‘Meet’ new joint replacement technology, surgeon at May 16 event
An event May 16 at Reid Health will introduce some of the latest technology for use in orthopedic surgery -- and feature one of the Reid Orthopedics surgeons who is using it.
The new robotic technology -- Mako® Robotic-Arm assisted technology - is designed to increase accuracy in joint replacement surgery. Reid Health and Reid Orthopedics are among only a handful of facilities with this option for orthopedic patients.
The event, from 11 a.m. to 1 p.m. on the hospital's main campus concourse, will include an opportunity to chat with Joel McClurg, M.D., orthopedic surgeon; a demonstration of the actual Mako equipment, dubbed "Arthur O. Plasty" in a recent "name the robot" vote; information about Mako; and light refreshments.
Stryker's Mako System is a robotic-arm assisted technology for use in total knee, partial knee and total hip replacements. "Using a virtual 3D model, Mako allows surgeons to create each patient's customized surgical plan before the surgery. During surgery, the surgeon implements the plan and adjusts for increased accuracy while using the robotic arm," says Dr. McClurg, one of the orthopedic surgeons who uses the technology.
In a partial knee replacement surgery, the system helps
improve accuracy for the size and placement of the new joint, targeting only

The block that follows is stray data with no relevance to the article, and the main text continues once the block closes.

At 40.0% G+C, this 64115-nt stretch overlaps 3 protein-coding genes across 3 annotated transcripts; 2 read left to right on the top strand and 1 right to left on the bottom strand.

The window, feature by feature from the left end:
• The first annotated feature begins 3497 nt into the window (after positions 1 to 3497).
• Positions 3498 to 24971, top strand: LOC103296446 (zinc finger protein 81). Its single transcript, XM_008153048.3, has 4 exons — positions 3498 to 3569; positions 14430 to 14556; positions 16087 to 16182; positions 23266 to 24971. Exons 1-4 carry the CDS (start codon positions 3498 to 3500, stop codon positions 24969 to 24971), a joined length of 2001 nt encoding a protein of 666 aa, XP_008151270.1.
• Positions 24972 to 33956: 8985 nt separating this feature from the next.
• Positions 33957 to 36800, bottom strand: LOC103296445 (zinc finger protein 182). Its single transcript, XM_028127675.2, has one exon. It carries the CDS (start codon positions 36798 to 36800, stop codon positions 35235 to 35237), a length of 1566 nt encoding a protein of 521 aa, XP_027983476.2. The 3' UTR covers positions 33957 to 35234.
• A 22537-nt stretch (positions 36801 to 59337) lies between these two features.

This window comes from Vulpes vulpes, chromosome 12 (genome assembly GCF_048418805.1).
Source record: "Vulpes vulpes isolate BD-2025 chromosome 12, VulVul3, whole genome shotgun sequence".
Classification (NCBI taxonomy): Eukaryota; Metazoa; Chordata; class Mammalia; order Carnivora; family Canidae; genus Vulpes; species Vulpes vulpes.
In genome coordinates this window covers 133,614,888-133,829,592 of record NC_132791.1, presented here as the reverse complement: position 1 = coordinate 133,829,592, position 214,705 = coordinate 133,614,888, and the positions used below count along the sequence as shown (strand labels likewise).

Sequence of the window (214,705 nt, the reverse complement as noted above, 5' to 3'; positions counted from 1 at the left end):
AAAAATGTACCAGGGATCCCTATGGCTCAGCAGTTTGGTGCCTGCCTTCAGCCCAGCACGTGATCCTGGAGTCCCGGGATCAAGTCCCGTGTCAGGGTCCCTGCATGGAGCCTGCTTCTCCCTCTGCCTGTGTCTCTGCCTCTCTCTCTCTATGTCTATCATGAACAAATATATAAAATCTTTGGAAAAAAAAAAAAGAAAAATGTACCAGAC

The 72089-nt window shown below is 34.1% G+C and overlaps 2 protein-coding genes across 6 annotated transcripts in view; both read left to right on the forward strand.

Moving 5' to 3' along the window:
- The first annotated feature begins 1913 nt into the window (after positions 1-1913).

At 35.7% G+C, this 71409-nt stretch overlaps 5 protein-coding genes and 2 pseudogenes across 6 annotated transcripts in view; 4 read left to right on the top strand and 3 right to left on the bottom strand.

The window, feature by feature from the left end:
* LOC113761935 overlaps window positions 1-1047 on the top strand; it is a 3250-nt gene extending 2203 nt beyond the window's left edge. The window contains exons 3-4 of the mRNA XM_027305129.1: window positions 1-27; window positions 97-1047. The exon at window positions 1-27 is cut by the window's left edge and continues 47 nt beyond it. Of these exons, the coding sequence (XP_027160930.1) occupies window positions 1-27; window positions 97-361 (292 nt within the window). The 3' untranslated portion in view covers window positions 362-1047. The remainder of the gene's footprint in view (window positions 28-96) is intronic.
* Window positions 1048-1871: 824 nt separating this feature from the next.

the part of the knee damaged by osteoarthritis and sparing more healthy bone.
The result is a more accurate placement that can help reduce pain and speed
healing, Dr. McClurg says.
The total knee application is an option designed to relieve
pain caused by joint degeneration from osteoarthritis, and also results in
The Mako Total Hip application is a treatment option for adults who suffer from degenerative joint disease of the hip. During surgery, the surgeon guides the robotic-arm during bone preparation in the hip socket and positions the implant according to the pre-determined surgical plan.
Kelly Beall, Vice President/Executive Director for Reid
Health Physician Associates, said the arsenal of technologies available for
network physicians is a great selling point in the competitive challenge of
attracting new caregivers. "We find candidates are surprised that our available
technologies often are not provided by some systems in larger communities."
The demand for joint replacements is expected to rise in the
next decade as Baby Boomers continue to age.